Storm Babet may have been raging outside, but there was a dazzling display of local talent that blew the capacity audience away in Mareel on Saturday night, writes Caroline McKenzie.
Organised and headlined by renowned local fiddler Gemma Donald, Shetland Swing brought together eight home-grown musicians with a shared love of the playing and singing style of Western Swing, made famous by the legendary Bob Wills and his Texas Playboys.
They’d come together to play at the Tall Ships visit in July but, luckily for us, had enjoyed it so much, they’d decided to keep it going.
It was the more contemporary Jody Nix song Play Me Something I Can Swing To that kicked off the first of two hour-long sets. Gemma took lead vocals for much of the evening, proving that she definitely has more than one string to her bow, with a great voice, ideally suited to this style of music.
It’s obviously a role she relishes, and it was clear from the get-go that she and her fellow band members were enjoying themselves every bit as much as the audience was.
It was particularly special to hear her and the band perform Treasure Chest Of Time, a song written by one of Shetland’s own – the late Gordon ‘Hank’ Smith.
Alison Kay Anderson, on rhythm guitar for the evening, also stepped up to the mic on several occasions with soulful renditions of the likes of Irving Berlin’s Blue Skies, and the Ernest Tubb country classic Walking the Floor Over You. She and Gemma’s voices blended beautifully, as they traded melodies and harmonies across the evening.
Also taking on vocal duties was the inimitable Norman ‘Girsie’ Goudie, combining his ace guitar-playing with some well-chosen classics, including I’m An Old Cow Hand (from the Rio Grande) and Across the Alley from the Alamo.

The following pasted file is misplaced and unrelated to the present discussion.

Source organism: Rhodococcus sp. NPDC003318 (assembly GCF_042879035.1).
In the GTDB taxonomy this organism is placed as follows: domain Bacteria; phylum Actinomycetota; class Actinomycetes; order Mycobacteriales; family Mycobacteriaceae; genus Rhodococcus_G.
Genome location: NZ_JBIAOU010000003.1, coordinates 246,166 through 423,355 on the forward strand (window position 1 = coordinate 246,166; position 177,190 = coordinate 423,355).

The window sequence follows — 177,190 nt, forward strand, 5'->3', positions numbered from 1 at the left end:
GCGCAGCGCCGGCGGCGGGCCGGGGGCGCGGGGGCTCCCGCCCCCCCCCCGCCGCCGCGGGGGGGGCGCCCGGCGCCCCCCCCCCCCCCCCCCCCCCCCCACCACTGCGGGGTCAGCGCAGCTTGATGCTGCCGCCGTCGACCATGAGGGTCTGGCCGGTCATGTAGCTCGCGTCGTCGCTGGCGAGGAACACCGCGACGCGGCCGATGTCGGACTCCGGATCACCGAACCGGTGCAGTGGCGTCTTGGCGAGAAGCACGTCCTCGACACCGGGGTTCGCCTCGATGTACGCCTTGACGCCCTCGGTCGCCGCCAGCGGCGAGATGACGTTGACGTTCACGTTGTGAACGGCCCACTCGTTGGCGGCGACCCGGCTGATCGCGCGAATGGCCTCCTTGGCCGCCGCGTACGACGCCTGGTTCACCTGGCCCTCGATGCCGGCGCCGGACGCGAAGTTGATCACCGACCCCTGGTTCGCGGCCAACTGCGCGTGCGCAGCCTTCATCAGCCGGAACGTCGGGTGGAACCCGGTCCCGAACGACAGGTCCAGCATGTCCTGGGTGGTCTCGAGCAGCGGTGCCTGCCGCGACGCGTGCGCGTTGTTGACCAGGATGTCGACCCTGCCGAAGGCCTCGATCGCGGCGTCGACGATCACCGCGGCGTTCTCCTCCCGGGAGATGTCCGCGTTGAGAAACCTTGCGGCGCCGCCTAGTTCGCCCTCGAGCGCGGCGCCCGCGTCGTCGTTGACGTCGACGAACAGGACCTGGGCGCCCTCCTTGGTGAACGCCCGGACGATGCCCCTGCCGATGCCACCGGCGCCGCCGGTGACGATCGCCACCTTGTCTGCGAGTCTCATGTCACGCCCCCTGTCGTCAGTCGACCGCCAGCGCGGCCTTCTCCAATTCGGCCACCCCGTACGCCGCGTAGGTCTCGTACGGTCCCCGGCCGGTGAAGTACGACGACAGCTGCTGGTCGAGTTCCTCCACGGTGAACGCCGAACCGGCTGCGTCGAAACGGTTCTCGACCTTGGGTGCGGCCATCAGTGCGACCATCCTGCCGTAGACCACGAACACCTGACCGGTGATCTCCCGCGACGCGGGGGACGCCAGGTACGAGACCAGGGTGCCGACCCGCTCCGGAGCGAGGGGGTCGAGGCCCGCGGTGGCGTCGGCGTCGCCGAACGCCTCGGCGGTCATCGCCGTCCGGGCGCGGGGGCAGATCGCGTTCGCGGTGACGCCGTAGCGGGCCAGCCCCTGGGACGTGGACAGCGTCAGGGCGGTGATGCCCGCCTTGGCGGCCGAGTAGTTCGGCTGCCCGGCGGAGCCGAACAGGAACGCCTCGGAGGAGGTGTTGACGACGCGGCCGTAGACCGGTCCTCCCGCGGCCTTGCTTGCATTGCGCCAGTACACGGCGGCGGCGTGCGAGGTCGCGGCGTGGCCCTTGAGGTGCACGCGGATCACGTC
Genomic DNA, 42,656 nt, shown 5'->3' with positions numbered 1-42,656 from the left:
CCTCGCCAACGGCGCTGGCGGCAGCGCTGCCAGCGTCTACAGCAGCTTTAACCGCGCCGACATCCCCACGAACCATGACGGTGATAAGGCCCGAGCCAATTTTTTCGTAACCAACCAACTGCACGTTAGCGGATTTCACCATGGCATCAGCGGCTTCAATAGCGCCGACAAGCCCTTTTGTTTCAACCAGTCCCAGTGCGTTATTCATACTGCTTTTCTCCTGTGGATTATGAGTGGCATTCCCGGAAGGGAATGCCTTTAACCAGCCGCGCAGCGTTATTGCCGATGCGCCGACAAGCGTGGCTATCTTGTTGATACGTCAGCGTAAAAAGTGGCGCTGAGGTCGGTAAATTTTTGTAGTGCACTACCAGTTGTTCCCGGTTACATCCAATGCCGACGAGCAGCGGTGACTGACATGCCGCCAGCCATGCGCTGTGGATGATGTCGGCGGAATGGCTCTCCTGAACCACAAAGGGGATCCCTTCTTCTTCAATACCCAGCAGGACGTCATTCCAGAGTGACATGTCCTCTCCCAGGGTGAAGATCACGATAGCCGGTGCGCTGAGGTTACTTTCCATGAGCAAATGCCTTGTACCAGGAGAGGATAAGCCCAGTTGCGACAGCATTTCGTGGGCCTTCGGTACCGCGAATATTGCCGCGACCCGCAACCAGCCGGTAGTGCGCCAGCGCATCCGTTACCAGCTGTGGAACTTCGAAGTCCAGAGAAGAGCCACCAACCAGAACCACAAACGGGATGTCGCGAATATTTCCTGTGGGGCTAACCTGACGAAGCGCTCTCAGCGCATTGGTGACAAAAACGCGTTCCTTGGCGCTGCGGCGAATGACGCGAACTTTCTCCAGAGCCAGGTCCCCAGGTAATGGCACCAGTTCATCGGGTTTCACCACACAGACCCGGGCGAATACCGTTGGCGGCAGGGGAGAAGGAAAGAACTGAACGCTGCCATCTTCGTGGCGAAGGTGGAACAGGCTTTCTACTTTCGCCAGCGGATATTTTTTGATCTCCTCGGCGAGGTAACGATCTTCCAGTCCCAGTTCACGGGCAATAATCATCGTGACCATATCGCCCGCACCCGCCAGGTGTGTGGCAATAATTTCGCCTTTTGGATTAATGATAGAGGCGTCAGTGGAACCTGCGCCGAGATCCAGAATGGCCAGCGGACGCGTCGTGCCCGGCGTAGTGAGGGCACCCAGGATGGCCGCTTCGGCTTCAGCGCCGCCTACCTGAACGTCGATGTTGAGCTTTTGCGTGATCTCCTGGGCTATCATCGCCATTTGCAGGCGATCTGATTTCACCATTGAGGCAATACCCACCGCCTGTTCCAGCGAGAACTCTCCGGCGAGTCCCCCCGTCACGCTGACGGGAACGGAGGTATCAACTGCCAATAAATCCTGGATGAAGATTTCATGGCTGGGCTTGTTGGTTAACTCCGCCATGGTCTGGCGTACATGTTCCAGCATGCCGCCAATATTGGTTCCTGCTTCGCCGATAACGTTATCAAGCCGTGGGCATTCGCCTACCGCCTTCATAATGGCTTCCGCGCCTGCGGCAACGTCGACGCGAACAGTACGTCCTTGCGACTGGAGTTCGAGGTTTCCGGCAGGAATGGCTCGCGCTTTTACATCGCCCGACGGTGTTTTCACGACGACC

I was sitting in the front row and was constantly drawn to his guitar playing: such a consummate musician, and of course, with a dry wit that had the audience in stitches, as when he referred to the song If I Had You (Ewe) as ‘The Crofter’s Lament’!
He and Jack Robertson could be a comedy double act in their own right, with Jack, on steel, delivering pithy one-liners as well an essential element of the Shetland Swing sound.
With the twin fiddles of Gemma and Bryan Gear, and Gemma’s husband Allan Small on accordion, the instrumentals in the set were a joy to the ear, whether the upbeat Black and White Rag (christened the Manky Hanky by Jack!) or, one of my all-time favourite swing classics A Maiden’s Prayer.
Special mention here for the other two musicians on stage who added so much to the band sound – Douglas Johnstone on drums and Ivor ‘Fred’ Polson on bass.
As I made my way through the departing audience, lingering in the foyer at the end of the night, the chat was all about what a fantastic evening it had been, and how lucky we were to have such splendid local talent.
The Mareel concert and one the previous night in the Aith Hall were the first venture by Gemma’s newly formed Briggistanes Events. I’ve been at three concerts in as many weeks – all of which have been very well attended. There is clearly an appetite, even a hunger, for live performances by both local and visiting acts. Keep them coming, please!